Theme: Guarding Against Distraction
In this week’s lessons, we examine people in the Christmas story who did not respond to the birth of Christ as they should have.
Scripture: Luke 2:1-7
Yesterday, we concluded our study by saying that even though the birth of Christ happened so near to the innkeeper, he nevertheless missed it, apparently being too concerned about running his inn.
Let me share this dramatized account of the innkeeper’s reasoning with you. It comes from a recent book by the distinguished American writer Frederick Buechner:
“I speak to you as men of the world,” said the Innkeeper. “Not as idealists but as realists. Do you know what it is like to run an inn —to run a business, a family, to run anything in this world for that matter, even your own life? It is like being lost in a forest of a million trees,” said the Innkeeper, “and each tree is a thing to be done. Is there fresh linen on all the beds? Did the children put on their coats before they went out? Has the letter been written, the book read? Is there money enough left in the bank? Today we have food in our bellies and clothes on our backs, but what can we do to make sure that we will have them still tomorrow? A million trees. A million things. . . . Finally we have eyes for nothing else, and whatever we see turns into a thing.”1
Am I pressing the point too much to say that the world is filled with such innkeepers today, materialistic men, women, and children who miss the meaning of Christmas simply because their business, parties, Christmas cards, trees, or tinsel seem too pressing? If this were not the case, there would not be so many grim faces in our stores or so many exhausted, sleepy people in our churches the Sunday before Christmas.
Do not think that I am merely speaking to non-Christians at this point. I am probably not speaking to them much at all. Who would berate Caesar Augustus for having missed Christmas? He was too far away. There was no possibility of his having found it. We would not berate the Greeks or countless others. Actually, I am speaking to Christians, for they are the ones who should take note of the birth of Christ deeply and yet often do not do it.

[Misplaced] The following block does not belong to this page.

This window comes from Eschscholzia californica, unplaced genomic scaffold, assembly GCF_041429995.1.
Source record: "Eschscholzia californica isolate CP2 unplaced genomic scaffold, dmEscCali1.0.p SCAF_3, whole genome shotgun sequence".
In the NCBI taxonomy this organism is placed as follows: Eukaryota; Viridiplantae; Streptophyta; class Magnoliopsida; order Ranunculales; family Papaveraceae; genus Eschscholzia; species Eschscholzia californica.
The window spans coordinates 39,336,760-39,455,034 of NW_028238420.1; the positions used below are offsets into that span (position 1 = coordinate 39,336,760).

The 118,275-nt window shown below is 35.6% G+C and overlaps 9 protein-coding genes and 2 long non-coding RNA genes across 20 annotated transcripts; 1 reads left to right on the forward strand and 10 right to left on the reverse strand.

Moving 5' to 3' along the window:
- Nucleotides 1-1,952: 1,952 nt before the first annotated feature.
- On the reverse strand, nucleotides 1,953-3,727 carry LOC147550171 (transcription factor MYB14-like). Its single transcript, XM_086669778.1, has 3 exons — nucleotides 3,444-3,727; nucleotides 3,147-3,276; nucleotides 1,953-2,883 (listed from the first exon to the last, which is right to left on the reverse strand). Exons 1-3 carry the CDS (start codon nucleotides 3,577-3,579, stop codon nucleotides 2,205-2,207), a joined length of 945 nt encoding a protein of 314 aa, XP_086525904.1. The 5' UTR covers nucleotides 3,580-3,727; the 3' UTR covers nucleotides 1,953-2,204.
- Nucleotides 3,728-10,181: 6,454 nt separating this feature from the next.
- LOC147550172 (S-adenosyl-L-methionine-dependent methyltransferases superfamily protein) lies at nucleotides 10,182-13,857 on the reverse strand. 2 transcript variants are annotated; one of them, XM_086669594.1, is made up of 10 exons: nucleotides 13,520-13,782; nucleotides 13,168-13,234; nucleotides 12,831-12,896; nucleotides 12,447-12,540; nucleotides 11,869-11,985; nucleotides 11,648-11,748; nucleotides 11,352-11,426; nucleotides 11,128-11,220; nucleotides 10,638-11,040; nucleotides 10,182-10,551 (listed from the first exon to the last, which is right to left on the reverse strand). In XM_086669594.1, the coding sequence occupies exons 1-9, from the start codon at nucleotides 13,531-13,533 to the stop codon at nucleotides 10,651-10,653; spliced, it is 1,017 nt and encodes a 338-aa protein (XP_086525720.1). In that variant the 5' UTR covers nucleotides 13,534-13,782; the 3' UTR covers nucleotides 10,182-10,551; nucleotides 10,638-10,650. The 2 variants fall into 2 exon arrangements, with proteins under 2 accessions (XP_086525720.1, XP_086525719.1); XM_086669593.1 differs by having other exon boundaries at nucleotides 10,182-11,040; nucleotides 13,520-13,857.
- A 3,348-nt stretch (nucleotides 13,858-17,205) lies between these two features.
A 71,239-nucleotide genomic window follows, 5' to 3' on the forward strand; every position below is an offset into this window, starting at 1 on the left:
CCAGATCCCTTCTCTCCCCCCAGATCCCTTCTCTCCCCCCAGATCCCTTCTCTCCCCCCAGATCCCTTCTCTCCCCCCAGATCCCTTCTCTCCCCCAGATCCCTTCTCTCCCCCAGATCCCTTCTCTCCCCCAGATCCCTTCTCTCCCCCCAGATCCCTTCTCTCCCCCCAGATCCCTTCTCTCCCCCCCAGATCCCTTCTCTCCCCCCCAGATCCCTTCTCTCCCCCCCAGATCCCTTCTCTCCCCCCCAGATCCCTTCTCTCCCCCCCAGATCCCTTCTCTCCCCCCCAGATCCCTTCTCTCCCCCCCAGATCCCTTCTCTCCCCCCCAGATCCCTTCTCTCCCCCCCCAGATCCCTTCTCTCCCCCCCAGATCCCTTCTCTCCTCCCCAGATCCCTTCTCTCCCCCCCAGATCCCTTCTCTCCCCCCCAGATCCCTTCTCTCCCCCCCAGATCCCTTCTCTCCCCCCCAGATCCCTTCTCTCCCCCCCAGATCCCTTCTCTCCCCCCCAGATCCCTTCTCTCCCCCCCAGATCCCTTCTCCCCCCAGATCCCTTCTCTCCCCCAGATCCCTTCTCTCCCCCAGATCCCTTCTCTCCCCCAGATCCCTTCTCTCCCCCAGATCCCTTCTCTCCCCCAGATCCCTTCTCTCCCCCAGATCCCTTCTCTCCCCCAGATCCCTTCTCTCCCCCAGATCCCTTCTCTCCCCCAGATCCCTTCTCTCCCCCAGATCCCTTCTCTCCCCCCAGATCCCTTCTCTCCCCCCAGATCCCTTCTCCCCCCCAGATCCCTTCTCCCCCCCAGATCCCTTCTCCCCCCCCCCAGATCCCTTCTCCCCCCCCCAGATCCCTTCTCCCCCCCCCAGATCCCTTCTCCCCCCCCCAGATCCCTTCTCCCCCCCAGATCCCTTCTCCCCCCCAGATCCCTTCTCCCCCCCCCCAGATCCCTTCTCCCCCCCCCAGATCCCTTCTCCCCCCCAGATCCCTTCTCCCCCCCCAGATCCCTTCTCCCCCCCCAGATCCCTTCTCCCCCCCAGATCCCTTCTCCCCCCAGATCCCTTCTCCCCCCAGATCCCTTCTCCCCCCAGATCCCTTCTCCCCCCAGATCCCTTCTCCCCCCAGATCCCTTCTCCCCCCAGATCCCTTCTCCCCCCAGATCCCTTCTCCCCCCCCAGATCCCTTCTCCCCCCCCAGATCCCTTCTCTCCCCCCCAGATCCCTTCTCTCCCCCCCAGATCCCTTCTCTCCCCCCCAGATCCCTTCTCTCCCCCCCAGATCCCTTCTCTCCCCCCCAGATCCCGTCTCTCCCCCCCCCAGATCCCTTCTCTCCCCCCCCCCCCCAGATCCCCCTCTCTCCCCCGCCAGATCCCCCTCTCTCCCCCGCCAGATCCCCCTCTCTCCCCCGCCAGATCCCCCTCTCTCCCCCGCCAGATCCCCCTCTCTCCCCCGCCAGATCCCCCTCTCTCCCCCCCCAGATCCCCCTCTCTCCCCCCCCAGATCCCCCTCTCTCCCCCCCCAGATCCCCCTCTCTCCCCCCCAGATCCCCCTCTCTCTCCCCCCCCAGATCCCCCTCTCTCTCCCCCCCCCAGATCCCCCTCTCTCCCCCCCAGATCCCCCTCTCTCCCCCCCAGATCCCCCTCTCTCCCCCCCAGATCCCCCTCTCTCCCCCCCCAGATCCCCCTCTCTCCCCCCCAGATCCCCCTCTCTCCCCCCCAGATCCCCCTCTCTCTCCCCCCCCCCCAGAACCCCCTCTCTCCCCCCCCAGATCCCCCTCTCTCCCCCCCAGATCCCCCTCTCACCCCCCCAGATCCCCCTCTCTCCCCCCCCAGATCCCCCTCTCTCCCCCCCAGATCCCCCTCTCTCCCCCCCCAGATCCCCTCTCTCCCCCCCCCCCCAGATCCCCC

A number of years ago a minister named A. W. Tozer was concerned about the feverish materialism of Christians in our age. He wrote this about it:
Every age has its own characteristics. Right now we are in an age of religious complexity. The simplicity which is in Christ is rarely found among us. In its stead are programs, methods, organizations and a world of nervous activities which occupy time and attention but can never satisfy the longing of the heart. The shallowness of our inner experience, the hollowness of our worship, and that servile imitation of the world which marks our promotional methods all testify that we, in this day, know God only imperfectly, and the peace of God scarcely at all. “If we would find God amid all the religious externals we must first determine to find him, and then proceed in the way of simplicity. Now as always God discovers himself to ‘babes’ and hides himself in thick darkness from the wise and the prudent. We must simplify our approach to him.2
1Frederick Buechner, The Magnificent Defeat (New York: Seabury, 1966), pp. 66-67.
2A.W. Tozer, The Pursuit of God (Harrisburg, PA: Christian Publications, 1948), pp. 17-18.
How do both Christians and unbelievers miss Christmas? In what ways are the reasons similar? In what ways are they different?
In Tozer’s time, he focused on what he called “religious complexity” as the characteristic that kept Christians from pursuing God. How would you characterize church life today? Has it gotten more simplified or more hectic and busy? What is the problem with too much activity and less simplicity?
Application: How would you describe your own frame of mind during the month of December and your celebration of Christmas? Does your approach look more like the world, or does it allow significant time to read, pray, and reflect on the birth of Christ?